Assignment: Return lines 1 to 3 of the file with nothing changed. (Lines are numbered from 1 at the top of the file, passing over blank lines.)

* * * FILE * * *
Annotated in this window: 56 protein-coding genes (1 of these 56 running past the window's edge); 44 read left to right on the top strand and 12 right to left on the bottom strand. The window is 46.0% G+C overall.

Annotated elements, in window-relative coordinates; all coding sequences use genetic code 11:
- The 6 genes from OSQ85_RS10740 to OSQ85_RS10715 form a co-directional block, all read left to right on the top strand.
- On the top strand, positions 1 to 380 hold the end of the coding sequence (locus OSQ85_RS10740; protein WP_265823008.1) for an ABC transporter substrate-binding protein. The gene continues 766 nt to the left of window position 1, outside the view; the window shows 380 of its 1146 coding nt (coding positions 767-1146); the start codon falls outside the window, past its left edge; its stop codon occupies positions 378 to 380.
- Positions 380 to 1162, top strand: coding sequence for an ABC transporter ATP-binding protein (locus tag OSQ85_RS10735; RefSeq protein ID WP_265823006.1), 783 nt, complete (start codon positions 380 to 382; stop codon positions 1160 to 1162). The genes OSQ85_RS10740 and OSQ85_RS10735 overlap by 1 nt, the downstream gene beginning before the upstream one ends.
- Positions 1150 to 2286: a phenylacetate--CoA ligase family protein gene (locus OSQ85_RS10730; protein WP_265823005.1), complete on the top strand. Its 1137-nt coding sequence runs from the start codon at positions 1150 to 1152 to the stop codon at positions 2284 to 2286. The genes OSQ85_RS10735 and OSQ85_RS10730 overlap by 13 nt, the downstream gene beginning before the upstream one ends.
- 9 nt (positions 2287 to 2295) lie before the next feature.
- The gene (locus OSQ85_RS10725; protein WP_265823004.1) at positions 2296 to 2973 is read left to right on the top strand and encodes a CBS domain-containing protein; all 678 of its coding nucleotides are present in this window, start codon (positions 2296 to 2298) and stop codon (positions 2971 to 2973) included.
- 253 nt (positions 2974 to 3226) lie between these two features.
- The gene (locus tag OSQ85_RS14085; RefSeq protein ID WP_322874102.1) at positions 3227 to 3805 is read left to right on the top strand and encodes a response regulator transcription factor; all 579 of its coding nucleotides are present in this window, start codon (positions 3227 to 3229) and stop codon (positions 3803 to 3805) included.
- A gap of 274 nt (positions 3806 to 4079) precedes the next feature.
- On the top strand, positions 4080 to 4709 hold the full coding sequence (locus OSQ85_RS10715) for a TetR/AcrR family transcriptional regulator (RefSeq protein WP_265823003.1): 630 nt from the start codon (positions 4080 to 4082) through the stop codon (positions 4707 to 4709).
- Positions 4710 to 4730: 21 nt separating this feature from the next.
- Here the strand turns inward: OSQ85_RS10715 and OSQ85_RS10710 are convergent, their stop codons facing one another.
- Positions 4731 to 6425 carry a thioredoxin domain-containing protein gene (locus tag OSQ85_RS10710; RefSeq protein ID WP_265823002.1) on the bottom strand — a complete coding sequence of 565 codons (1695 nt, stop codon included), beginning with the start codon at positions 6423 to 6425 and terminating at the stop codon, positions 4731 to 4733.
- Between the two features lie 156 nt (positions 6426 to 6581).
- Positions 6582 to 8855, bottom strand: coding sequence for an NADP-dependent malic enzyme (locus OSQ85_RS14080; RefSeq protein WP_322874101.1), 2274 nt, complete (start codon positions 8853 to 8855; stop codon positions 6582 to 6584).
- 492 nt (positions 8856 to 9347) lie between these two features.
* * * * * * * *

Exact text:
Annotated in this window: 56 protein-coding genes (1 of these 56 running past the window's edge); 44 read left to right on the top strand and 12 right to left on the bottom strand. The window is 46.0% G+C overall.

Annotated elements, in window-relative coordinates; all coding sequences use genetic code 11:
- The 6 genes from OSQ85_RS10740 to OSQ85_RS10715 form a co-directional block, all read left to right on the top strand.